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Marsh fritillary flying back

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Martin Aaron Martin Aaron | 14:37 UK time, Monday, 16 August 2010

This rare butterfly appears to be fighting back in parts of Wales where it's had something of a stronghold in recent years. After some good weather, the butterfly has been spotted at a few new sites in Camarthenshire.

The decline of this pretty orange chequered butterfly is mainly down to the loss of flowery meadows and in particular the wonderfully named, devils-bit scabious - the only plant that marsh fritillary caterpillars will feed on.

For the last six years, Butterfly Conservation and the Countryside Council for Wales have been running the Mynydd Mawr project, aimed at protecting and enhancing marsh fritillary habitats in Carmarthenshire.

Low volume grazing is particularly important to the butterflies as they like tussocky, damp grasslands with plenty of devil's-bit scabious.

A marsh fritillary butterfly by Mike Turtle:

Sheep tend to over graze the land, making the grass too short and eating wild flowers but cattle and horses play a vital role in keeping the fields butterfly friendly.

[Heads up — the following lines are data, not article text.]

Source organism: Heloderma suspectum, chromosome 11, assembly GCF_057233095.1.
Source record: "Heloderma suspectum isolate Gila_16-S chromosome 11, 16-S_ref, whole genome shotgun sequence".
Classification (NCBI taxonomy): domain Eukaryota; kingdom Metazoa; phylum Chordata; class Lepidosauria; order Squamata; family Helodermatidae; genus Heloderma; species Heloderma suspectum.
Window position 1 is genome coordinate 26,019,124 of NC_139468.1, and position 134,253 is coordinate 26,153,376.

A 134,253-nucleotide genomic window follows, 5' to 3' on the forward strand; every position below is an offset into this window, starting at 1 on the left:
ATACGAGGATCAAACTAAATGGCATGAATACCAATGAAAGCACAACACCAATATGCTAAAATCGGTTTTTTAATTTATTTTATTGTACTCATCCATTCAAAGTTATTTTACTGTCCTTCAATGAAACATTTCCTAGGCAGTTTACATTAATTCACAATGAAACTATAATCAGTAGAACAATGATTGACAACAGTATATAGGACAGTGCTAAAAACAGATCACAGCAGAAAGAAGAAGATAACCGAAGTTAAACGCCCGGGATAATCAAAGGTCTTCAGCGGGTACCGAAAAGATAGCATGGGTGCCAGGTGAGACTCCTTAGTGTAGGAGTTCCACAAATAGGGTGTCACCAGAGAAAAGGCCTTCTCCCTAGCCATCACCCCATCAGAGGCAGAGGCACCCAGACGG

The marsh fritillary butterfly lays its eggs in sheltered pockets between taller grasses, which provide the warm conditions in which the eggs and caterpillars can develop quickly.

Despite seventy eight hectares of land being brought in and sympathetically managed, numbers of the butterfly have remained low due to poor weather.

This spring's dry spell however has brought the butterflies out in force across Carmarthenshire and they've been spotted in new areas which is excellent news for the species.

See a marsh fritillary in our butterfly picture gallery.

Find out about how climate change is effecting butterflies.


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